By the Numbers 14 miles round-trip, with 5,150 feet up and down.

Getting There The hike begins at Canyon Creek Trailhead on WA 20, 35 miles east of Marblemount and 16 miles west of Rainy Pass.

David Ports on the Thunder River Trail in North Cascades National Park.
David Ports on the Thunder River Trail in North Cascades National Park.

Thunder Creek

On the wetter west side of the Cascade crest, the park preserves some of the most pristine and biggest tracts of primeval temperate rainforest remaining in the country. Giant old-growth cedar, Douglas fir, and hemlock, spanning several feet in diameter, lord high above an environment with as much biomass as is found anywhere on the planet. The Western red cedar, called the “tree of life” by native tribes who made clothing and blankets with the inner bark and totems, dugouts, cooking utensils, and homes from the wood, can live 1,000 years, growing 15 feet thick and 200 feet tall.

And the best area to see this forest is the Thunder Creek Trail, where giant trees loom above a carpet of ferns, moss, and dinner plate-sized mushrooms. The silted turquoise creek—draining the most-glaciated basin in the Lower 48—is frequently obscured from view by thick forest, but its roar is usually audible. Occasional breaks in the trees give views up thousands of feet to glaciers and sharp peaks.

By the Numbers 12.4 miles round-trip to the bridge over Thunder Creek at McAllister campsite, with 650 feet up and down, but you can turn back at any time to make the hike any distance.

Getting There Thunder Creek Trailhead is at Colonial Campground on WA 20, 24 miles east of Marblemount and 27 miles west of Rainy Pass.

Take This Trip

THIS TRIP IS GOOD FOR hikers with good to excellent fitness and the ability to follow marked trails. Thunder Creek is the only relatively easier hike described above; the others are all rigorous. Crater Mountain’s trail becomes faint at times and is not always well-signed.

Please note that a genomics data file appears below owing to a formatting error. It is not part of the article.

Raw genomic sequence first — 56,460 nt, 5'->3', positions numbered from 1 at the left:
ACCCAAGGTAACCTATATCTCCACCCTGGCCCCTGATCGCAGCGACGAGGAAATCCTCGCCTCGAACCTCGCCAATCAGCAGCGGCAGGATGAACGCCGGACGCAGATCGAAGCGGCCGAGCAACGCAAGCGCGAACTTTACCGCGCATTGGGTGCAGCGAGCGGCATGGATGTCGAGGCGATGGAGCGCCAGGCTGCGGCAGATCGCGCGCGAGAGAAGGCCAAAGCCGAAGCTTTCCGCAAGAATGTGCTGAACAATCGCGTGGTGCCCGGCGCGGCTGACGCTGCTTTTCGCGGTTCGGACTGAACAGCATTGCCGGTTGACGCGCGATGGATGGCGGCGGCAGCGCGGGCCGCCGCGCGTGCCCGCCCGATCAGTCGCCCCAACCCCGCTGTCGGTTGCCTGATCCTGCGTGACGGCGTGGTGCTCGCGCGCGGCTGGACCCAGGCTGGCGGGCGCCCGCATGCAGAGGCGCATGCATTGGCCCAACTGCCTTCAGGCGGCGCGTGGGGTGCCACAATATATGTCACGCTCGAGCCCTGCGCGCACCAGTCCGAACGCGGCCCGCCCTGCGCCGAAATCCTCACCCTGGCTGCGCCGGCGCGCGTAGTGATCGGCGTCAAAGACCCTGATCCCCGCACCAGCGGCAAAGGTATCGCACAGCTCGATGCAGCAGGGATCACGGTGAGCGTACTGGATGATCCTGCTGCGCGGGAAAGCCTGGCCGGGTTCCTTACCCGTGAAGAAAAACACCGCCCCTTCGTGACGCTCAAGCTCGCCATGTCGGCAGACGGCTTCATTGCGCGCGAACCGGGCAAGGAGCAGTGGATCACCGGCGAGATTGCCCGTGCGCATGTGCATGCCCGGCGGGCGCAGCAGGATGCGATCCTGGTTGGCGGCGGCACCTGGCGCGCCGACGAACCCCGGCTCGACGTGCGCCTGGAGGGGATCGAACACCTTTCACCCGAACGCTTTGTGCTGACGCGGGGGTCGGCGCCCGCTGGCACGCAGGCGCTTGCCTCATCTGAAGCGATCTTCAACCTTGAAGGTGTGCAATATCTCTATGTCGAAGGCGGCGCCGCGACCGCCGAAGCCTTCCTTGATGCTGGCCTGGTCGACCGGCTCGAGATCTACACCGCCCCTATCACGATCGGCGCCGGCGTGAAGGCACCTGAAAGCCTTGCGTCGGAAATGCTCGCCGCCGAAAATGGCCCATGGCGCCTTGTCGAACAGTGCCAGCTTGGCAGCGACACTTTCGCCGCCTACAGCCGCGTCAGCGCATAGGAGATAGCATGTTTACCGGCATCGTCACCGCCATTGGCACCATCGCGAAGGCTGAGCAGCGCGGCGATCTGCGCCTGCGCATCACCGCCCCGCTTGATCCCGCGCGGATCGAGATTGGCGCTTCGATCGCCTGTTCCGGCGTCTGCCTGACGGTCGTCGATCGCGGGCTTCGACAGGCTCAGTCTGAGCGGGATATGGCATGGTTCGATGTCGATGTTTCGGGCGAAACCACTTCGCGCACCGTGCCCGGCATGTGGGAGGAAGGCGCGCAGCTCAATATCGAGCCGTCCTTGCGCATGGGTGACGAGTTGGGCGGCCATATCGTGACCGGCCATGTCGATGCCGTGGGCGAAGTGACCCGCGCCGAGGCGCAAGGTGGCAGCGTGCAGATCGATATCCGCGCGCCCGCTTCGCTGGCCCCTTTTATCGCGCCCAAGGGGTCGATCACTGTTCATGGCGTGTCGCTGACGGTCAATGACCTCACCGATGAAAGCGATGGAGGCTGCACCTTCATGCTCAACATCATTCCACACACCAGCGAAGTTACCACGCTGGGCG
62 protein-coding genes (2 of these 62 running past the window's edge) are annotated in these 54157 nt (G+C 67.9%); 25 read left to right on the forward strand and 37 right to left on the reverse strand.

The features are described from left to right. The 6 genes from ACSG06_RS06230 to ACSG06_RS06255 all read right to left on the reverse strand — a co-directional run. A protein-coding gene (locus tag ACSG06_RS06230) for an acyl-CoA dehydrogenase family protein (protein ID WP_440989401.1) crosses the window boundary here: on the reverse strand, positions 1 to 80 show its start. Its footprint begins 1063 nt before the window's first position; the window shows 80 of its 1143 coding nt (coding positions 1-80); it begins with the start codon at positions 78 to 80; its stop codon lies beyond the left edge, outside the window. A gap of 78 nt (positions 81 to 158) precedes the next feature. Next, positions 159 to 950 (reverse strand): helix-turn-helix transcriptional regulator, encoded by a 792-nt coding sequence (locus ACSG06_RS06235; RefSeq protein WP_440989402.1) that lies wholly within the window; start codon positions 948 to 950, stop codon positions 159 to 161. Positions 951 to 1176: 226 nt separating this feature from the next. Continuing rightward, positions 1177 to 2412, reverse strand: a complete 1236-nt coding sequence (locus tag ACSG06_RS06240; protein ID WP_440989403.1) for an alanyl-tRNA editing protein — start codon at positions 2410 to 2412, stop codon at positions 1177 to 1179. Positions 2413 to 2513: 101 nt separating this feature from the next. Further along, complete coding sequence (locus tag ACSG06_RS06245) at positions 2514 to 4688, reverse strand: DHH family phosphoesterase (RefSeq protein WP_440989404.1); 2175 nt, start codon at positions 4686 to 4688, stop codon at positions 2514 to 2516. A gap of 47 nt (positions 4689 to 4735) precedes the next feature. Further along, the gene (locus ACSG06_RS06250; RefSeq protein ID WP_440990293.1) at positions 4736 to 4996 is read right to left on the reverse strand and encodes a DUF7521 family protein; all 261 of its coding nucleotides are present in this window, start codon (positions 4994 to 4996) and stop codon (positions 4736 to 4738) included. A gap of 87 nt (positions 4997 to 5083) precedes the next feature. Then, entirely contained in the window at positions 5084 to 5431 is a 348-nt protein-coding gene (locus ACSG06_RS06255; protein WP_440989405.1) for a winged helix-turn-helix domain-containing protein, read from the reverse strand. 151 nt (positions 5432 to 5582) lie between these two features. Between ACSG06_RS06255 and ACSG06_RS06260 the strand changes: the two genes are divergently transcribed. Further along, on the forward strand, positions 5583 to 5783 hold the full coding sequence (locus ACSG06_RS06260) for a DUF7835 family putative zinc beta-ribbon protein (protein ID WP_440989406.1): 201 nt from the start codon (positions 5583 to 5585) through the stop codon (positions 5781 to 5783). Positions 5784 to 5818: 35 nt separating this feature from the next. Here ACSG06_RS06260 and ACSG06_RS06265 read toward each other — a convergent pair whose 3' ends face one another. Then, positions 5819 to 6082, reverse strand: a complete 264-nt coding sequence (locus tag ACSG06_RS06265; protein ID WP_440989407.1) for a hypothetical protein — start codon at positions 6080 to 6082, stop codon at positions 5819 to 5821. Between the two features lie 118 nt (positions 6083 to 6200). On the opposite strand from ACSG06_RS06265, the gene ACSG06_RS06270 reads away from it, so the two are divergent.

Season Lower-elevation trails like Thunder Creek can be hiked generally April to November, while snow covers higher hikes, like the others above, at least until mid-July; prime hiking season in the mountains lasts into September or October. Cascade River Road is closed two miles before the Cascade Pass Trailhead in winter and may be snow-covered and impassable before that point until late spring or early summer; check the park’s website for current conditions.

Getting There The little town of Marblemount on the park’s west side, the location of the park’s Wilderness Information Center, is about a 2.5-hour drive north of Seattle. The North Cascades Highway (WA 20) is closed from Ross Lake on the west side (at milepost 134, east of Colonial Campground) to Silver Star Creek on the east side (milepost 170.6), generally from November or early December until April or early May; check the park’s website for its status.

Where to Stay North Cascades National Park has four campgrounds along WA 20 with about 285 sites total, most managed on a first-come basis. There’s no lodging within the park. Marblemount has one inn, and Winthrop, on the park’s east side, has numerous lodging options.

Permit A permit is required for backcountry camping only, not day trips.

Map Green Trails maps for each hike, $7 each, (206) 546-6277, greentrailsmaps.com:
•    Cascade Pass and Sahale Arm: Cascade Pass no. 80.
•    Maple Pass and Heather Pass Loop: Mt. Logan no. 49 and Washington Pass no. 50.
•    Hannegan Peak: Mt. Shuksan no. 14.
•    Easy Pass and Crater Mountain: Mt. Logan no. 49.
•    Thunder Creek Trail: Diablo Dam no. 48.

Concerns The main challenge is weather—cold rain is common on the west side of the Cascade crest, though mid-July through mid-September sometimes brings long spells of warm, sunny days. Even more imperatively than in some other mountain ranges, it’s important to dress in layers for a wide range of conditions.

Contact North Cascades National Park Wilderness Information Center, (360) 854-7245, nps.gov/noca.